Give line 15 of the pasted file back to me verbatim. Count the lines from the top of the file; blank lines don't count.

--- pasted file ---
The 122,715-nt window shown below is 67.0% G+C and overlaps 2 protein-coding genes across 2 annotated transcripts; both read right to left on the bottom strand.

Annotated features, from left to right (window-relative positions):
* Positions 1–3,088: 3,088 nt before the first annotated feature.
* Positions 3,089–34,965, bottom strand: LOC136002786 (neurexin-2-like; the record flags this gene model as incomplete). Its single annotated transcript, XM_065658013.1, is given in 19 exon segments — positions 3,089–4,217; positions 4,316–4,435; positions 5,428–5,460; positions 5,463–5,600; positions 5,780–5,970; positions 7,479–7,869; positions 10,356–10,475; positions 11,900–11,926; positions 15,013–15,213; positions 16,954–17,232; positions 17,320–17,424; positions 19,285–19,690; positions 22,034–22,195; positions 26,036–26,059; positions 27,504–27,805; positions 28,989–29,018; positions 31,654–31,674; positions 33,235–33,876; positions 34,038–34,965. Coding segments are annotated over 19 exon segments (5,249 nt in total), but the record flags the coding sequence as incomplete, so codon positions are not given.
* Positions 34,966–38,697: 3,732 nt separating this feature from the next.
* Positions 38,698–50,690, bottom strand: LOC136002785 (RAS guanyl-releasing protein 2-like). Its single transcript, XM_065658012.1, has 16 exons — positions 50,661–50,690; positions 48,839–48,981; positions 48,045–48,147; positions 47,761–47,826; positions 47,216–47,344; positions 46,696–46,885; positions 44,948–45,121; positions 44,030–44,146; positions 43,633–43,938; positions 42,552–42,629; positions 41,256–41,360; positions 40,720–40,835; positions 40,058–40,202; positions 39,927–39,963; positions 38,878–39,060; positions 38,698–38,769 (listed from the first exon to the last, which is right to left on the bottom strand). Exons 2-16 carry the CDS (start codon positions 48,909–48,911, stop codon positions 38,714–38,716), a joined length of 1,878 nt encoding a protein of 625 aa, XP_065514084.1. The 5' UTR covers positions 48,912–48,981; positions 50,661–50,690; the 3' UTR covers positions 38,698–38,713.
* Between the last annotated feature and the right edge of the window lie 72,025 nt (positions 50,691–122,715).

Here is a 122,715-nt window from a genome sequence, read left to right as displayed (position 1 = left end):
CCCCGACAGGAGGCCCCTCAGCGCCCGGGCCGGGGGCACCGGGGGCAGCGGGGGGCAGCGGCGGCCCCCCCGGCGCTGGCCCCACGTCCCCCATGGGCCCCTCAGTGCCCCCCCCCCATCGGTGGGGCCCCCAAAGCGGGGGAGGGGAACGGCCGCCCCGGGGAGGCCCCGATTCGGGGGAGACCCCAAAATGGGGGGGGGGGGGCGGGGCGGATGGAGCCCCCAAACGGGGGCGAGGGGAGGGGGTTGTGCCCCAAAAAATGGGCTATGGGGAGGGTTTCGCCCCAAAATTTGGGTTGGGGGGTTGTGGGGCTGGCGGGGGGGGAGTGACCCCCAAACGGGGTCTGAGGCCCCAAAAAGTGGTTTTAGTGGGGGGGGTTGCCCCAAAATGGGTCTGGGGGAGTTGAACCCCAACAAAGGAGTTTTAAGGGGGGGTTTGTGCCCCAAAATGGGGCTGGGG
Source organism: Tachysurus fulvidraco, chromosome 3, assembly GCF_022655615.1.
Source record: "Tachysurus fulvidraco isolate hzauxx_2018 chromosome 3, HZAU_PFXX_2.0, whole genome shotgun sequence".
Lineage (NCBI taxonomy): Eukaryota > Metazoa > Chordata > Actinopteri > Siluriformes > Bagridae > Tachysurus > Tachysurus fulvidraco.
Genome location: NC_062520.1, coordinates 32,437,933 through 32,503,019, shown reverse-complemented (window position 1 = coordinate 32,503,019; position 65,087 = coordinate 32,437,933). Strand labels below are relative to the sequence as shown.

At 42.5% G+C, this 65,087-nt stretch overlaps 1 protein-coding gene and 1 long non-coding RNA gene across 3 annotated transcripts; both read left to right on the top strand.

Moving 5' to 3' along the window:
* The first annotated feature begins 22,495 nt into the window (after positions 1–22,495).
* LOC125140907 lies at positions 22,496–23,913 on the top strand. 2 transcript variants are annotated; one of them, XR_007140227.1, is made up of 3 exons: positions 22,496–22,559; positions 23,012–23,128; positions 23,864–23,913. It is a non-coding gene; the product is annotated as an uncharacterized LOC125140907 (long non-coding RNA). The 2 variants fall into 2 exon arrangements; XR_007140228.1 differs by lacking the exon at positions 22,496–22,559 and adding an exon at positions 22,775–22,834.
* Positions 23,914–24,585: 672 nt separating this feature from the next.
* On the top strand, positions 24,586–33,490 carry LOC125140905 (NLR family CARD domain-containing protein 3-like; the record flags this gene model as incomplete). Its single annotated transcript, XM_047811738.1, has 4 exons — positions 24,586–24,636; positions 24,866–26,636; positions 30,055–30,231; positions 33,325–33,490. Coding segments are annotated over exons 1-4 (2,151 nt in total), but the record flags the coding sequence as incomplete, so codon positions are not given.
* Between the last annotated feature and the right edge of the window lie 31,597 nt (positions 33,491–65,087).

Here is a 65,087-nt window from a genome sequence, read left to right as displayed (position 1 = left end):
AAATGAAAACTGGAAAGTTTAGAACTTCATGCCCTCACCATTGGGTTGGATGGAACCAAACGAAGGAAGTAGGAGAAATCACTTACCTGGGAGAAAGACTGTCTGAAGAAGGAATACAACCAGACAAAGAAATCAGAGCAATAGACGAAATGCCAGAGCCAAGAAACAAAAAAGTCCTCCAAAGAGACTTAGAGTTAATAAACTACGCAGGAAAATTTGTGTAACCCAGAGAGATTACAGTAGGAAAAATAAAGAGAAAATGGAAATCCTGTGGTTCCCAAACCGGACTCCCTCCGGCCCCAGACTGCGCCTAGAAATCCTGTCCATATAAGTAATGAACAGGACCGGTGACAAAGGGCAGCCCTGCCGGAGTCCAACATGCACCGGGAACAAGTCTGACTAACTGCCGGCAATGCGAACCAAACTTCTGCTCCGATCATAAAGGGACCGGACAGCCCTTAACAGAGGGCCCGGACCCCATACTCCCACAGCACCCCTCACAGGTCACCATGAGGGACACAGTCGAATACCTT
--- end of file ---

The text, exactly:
Moving 5' to 3' along the window: